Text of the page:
To summarize one further stage of the book's main argument, what has occurred in global capitalism is this: one nation's businesses make large capital investments in the most advanced technology to date; later, businesses in a different nation seeking to catch up make investments in more advanced, more productive technology, allowing its factories to produce more at lower cost, forcing the first nation's businesses to reduce prices and give up on profit in order to hold on to market share. In this manner, factories in the first nation do not generate the return on capital expected by their investors, and profits are squeezed due to competition with technologically advanced newcomers, reducing investment and growth. (The same pattern occurs within nations as well.) It is this underlying pattern, in Prof. Brenner's account, that has caused the long downturn. Since WWII, we have seen this pattern play out with the US taking the lead, Germany and Japan catching up, then Korea and the East Asian tigers catching up, and now we are watching China, Brazil, and maybe India and Russia catch up. But catching up will be increasingly hard to do without a large increase in aggregate demand, since with the entry of late developers - China especially - overproduction is increasing apace.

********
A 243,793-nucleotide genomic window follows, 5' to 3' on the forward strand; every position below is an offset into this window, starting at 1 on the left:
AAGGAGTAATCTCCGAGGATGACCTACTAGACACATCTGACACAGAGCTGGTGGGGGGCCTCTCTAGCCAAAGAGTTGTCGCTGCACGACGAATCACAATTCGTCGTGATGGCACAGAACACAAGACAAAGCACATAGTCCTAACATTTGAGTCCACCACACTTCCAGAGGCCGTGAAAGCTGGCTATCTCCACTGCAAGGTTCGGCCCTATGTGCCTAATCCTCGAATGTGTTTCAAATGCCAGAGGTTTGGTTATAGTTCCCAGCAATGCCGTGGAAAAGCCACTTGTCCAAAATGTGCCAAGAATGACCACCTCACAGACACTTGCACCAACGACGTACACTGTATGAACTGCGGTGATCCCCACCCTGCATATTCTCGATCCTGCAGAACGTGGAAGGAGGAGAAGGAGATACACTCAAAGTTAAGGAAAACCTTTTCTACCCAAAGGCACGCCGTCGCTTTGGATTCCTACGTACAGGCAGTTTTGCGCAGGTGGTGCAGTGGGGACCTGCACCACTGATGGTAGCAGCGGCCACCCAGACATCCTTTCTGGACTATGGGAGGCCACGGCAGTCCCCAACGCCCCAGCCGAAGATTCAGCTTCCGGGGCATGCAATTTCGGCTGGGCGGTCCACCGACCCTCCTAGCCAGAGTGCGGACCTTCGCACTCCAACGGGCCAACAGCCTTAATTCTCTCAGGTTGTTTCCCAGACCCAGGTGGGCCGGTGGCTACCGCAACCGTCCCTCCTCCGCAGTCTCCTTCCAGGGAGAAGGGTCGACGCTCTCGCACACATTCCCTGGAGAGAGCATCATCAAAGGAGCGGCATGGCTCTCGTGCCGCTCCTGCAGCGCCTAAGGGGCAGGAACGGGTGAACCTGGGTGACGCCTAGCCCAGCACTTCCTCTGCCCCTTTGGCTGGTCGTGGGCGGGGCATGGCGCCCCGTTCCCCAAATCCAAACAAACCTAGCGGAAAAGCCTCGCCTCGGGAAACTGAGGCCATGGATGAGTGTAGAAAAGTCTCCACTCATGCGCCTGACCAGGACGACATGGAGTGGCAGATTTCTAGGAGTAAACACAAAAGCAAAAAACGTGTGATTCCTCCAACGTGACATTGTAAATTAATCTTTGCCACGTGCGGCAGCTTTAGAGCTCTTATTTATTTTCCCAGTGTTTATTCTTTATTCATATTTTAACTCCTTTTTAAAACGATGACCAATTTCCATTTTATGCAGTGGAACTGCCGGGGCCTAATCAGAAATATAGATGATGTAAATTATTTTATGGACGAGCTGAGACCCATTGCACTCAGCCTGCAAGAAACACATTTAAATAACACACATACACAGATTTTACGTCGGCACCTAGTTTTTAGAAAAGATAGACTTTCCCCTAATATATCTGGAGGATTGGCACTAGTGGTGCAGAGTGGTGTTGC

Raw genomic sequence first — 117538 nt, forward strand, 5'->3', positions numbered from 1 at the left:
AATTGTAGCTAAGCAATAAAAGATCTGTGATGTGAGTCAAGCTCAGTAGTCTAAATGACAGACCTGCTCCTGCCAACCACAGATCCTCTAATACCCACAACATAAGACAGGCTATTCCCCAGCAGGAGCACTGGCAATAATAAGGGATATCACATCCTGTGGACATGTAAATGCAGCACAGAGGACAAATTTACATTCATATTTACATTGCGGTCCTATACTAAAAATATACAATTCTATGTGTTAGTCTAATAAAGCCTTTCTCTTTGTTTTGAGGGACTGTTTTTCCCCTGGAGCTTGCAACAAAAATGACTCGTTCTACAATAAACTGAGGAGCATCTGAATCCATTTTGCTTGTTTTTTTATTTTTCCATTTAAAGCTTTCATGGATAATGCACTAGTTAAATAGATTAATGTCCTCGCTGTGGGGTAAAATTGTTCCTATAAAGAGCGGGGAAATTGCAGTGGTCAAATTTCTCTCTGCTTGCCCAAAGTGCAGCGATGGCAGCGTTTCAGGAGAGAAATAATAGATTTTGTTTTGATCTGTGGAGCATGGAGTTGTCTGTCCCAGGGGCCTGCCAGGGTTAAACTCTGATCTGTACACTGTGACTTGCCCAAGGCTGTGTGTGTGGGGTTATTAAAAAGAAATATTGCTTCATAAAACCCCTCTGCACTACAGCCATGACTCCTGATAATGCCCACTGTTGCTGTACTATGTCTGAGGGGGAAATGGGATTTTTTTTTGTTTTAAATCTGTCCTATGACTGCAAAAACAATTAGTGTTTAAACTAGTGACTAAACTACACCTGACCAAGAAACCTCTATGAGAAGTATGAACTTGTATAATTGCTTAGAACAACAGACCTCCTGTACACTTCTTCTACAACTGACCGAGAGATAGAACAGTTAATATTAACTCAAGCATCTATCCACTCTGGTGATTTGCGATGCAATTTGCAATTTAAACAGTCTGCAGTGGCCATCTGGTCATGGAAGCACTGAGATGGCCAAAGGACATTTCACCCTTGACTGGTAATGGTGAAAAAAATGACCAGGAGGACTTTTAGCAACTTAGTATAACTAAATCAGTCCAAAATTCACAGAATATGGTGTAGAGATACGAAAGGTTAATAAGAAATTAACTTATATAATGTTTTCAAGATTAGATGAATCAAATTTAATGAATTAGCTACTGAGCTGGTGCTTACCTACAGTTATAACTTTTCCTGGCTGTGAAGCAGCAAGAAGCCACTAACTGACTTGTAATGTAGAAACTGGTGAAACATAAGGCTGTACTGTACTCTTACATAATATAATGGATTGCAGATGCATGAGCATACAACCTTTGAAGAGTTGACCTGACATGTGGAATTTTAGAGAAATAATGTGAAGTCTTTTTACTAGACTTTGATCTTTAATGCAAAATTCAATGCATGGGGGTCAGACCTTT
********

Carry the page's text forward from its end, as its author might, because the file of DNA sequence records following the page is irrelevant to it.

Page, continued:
This has been a short, rough summary of Prof. Brenner's argument. His argument is advanced through a very detailed trudge through mountains of statistics - there is very little reliance on the opinions of economic commentators and academics. This may intimidate the general reader, but do not worry - you may have to devote more attention to this book than a book popularizing the neoclassical school of economics' fairy tale mathematical models and methodologically-unsound theorizing, but this book is illuminating and rewarding. I highly recommend it.
30 internautes sur 30 ont trouvé ce commentaire utile 
New Capitalism, the engine of progress? 9 février 2007
Par tamiii - Publié sur Amazon.com
Format: Relié Achat vérifié
From the Afterword: "Above all, financial speculation has produced a real estate mania that is unprecendently global and that has driven up the value of housing in historic fashion. The total value of residential property in developed economies rose by more than $30 trillion dollars over the past five years, to over $70 trillion, an increase equivalent to 100 percent of those countries' combined GDPs. Not only does this dwarf any previous boom in housing prices, its 25 percent bigger than the global stock-market bubble of the 1990s, which entailed an increase in equity values of 'only' 80 percent of the countries combined GDP in five years. 'In other words,' says The Economist, 'it looks like the biggest bubble in history.'"